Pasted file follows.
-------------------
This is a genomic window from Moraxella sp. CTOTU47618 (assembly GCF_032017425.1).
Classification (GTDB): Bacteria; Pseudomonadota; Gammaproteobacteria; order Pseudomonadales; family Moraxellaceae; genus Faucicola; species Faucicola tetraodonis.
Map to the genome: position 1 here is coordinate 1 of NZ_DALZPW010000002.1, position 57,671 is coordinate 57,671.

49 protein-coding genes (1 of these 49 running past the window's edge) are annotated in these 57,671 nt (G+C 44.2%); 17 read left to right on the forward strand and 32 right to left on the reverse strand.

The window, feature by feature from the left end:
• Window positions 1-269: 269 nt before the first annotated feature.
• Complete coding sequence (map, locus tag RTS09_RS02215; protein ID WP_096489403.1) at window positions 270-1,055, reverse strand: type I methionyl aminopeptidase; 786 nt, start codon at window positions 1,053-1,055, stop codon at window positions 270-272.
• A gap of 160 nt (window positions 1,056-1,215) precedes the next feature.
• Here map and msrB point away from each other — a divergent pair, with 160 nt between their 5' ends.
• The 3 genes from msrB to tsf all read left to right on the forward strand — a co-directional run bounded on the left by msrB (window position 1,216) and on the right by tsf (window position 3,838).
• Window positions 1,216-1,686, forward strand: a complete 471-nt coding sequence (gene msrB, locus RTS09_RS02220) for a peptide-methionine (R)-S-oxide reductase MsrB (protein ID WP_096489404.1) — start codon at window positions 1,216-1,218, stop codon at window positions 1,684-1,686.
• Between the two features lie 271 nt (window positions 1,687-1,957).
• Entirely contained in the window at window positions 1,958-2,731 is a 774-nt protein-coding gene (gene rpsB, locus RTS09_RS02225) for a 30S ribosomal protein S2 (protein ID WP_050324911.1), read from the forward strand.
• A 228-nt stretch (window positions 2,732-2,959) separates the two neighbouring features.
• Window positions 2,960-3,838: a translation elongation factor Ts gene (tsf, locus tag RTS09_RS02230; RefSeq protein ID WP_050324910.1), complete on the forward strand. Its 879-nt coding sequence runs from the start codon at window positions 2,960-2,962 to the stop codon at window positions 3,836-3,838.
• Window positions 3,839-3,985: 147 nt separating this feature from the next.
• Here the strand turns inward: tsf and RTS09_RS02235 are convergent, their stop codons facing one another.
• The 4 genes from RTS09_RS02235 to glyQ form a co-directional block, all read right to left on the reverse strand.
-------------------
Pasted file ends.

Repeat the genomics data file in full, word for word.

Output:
This is a genomic window from Moraxella sp. CTOTU47618 (assembly GCF_032017425.1).
Classification (GTDB): Bacteria; Pseudomonadota; Gammaproteobacteria; order Pseudomonadales; family Moraxellaceae; genus Faucicola; species Faucicola tetraodonis.
Map to the genome: position 1 here is coordinate 1 of NZ_DALZPW010000002.1, position 57,671 is coordinate 57,671.

49 protein-coding genes (1 of these 49 running past the window's edge) are annotated in these 57,671 nt (G+C 44.2%); 17 read left to right on the forward strand and 32 right to left on the reverse strand.

The window, feature by feature from the left end:
• Window positions 1-269: 269 nt before the first annotated feature.
• Complete coding sequence (map, locus tag RTS09_RS02215; protein ID WP_096489403.1) at window positions 270-1,055, reverse strand: type I methionyl aminopeptidase; 786 nt, start codon at window positions 1,053-1,055, stop codon at window positions 270-272.
• A gap of 160 nt (window positions 1,056-1,215) precedes the next feature.
• Here map and msrB point away from each other — a divergent pair, with 160 nt between their 5' ends.
• The 3 genes from msrB to tsf all read left to right on the forward strand — a co-directional run bounded on the left by msrB (window position 1,216) and on the right by tsf (window position 3,838).
• Window positions 1,216-1,686, forward strand: a complete 471-nt coding sequence (gene msrB, locus RTS09_RS02220) for a peptide-methionine (R)-S-oxide reductase MsrB (protein ID WP_096489404.1) — start codon at window positions 1,216-1,218, stop codon at window positions 1,684-1,686.
• Between the two features lie 271 nt (window positions 1,687-1,957).
• Entirely contained in the window at window positions 1,958-2,731 is a 774-nt protein-coding gene (gene rpsB, locus RTS09_RS02225) for a 30S ribosomal protein S2 (protein ID WP_050324911.1), read from the forward strand.
• A 228-nt stretch (window positions 2,732-2,959) separates the two neighbouring features.
• Window positions 2,960-3,838: a translation elongation factor Ts gene (tsf, locus tag RTS09_RS02230; RefSeq protein ID WP_050324910.1), complete on the forward strand. Its 879-nt coding sequence runs from the start codon at window positions 2,960-2,962 to the stop codon at window positions 3,836-3,838.
• Window positions 3,839-3,985: 147 nt separating this feature from the next.
• Here the strand turns inward: tsf and RTS09_RS02235 are convergent, their stop codons facing one another.
• The 4 genes from RTS09_RS02235 to glyQ form a co-directional block, all read right to left on the reverse strand.